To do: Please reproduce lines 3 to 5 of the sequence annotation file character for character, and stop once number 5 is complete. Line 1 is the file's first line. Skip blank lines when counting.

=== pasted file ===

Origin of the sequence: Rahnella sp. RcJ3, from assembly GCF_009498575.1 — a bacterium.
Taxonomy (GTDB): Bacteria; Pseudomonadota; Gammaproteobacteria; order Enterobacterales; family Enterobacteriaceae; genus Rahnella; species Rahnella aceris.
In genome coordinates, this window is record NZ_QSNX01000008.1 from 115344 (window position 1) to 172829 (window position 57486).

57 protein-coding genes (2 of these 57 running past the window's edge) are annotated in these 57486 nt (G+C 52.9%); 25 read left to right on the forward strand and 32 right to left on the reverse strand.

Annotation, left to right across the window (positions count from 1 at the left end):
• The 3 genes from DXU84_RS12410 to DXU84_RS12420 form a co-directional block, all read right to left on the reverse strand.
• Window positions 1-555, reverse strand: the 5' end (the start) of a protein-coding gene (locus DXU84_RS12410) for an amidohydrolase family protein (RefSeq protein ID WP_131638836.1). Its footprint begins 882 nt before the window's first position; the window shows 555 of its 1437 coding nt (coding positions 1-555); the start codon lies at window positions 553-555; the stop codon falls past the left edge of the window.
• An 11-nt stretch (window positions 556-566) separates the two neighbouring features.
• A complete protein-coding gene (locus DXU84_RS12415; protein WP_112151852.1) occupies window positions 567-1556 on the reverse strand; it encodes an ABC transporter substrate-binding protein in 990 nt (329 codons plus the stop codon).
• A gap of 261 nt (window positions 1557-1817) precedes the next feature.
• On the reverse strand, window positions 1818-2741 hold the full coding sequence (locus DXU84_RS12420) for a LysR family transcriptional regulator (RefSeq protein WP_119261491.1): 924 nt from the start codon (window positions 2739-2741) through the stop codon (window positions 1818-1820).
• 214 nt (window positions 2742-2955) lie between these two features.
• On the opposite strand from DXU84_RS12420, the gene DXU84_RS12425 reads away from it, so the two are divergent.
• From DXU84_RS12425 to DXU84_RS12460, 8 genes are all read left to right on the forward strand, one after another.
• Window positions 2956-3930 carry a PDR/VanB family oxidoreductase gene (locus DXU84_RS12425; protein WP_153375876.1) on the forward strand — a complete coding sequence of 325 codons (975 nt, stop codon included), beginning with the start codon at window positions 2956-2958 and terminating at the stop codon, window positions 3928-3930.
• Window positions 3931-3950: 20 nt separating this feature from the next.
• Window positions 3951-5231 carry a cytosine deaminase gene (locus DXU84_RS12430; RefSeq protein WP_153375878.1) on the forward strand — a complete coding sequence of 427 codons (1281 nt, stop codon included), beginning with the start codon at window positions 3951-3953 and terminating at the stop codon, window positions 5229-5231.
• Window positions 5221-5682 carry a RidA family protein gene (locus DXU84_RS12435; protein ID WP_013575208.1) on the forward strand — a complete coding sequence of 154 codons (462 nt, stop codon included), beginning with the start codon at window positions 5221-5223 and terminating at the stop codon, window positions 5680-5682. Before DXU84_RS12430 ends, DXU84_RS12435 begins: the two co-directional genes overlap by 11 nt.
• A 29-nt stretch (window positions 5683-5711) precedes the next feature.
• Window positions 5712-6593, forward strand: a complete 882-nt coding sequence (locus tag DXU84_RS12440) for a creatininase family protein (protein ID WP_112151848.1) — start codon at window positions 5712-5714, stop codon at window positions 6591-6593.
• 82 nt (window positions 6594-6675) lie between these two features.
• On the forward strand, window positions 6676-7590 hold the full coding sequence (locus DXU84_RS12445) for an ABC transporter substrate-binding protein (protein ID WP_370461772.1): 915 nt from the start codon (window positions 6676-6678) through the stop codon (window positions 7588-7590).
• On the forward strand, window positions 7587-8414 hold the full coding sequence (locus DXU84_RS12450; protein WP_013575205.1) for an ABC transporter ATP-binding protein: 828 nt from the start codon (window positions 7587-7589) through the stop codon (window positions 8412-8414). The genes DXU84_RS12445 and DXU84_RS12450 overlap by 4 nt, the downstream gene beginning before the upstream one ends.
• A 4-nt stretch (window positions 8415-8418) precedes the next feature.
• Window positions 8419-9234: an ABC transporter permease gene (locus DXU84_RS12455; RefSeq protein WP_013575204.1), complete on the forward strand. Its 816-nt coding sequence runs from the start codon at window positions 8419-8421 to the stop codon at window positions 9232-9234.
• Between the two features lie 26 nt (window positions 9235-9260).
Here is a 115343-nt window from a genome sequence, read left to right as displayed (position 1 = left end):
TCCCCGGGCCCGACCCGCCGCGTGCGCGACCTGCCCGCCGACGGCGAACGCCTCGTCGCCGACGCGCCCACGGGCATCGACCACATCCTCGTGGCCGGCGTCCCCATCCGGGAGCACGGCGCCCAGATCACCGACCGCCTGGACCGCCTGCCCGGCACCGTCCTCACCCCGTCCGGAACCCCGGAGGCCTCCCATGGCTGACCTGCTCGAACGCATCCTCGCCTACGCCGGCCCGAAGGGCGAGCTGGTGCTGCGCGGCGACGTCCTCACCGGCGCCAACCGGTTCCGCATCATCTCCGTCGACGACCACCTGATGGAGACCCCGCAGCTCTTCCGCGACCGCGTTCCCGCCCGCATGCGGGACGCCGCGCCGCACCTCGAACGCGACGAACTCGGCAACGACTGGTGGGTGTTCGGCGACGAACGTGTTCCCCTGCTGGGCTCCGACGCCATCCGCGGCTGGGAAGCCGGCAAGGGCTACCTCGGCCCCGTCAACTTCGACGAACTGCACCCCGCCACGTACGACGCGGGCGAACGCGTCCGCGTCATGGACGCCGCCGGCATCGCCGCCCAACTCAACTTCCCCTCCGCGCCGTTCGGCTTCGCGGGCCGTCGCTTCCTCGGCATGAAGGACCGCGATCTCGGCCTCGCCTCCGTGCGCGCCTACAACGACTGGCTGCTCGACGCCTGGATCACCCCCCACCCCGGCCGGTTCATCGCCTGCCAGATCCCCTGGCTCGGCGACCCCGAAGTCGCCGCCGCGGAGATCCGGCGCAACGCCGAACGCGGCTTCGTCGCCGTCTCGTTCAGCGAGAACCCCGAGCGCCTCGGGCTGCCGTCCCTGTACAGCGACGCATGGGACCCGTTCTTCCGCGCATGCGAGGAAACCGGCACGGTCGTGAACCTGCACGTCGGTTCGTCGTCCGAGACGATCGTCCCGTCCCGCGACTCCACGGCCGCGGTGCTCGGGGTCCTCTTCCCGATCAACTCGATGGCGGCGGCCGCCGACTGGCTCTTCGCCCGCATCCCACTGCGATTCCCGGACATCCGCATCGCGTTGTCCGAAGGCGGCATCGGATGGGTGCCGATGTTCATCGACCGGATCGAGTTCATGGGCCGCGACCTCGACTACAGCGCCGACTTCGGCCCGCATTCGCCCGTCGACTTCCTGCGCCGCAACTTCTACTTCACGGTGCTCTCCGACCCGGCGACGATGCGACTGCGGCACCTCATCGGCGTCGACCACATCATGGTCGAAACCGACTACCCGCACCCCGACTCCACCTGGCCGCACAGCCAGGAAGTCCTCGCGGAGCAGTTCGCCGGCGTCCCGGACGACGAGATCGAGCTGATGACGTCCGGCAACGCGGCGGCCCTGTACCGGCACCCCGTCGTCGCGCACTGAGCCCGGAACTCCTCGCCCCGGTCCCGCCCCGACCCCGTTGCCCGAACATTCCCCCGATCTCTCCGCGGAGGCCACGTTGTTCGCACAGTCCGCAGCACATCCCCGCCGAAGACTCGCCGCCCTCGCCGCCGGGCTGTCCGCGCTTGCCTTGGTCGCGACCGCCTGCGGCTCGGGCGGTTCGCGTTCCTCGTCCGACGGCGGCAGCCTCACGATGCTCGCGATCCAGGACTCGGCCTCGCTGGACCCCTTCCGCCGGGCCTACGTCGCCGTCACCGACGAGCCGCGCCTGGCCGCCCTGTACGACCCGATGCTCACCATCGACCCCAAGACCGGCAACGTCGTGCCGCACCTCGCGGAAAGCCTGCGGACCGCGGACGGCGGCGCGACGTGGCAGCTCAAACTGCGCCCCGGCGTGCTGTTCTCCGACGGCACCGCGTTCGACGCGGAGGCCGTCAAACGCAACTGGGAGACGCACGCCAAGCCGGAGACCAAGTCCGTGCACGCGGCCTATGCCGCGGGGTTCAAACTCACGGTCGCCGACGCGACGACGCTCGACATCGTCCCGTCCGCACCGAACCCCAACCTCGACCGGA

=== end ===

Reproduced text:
In genome coordinates, this window is record NZ_QSNX01000008.1 from 115344 (window position 1) to 172829 (window position 57486).

57 protein-coding genes (2 of these 57 running past the window's edge) are annotated in these 57486 nt (G+C 52.9%); 25 read left to right on the forward strand and 32 right to left on the reverse strand.

Annotation, left to right across the window (positions count from 1 at the left end):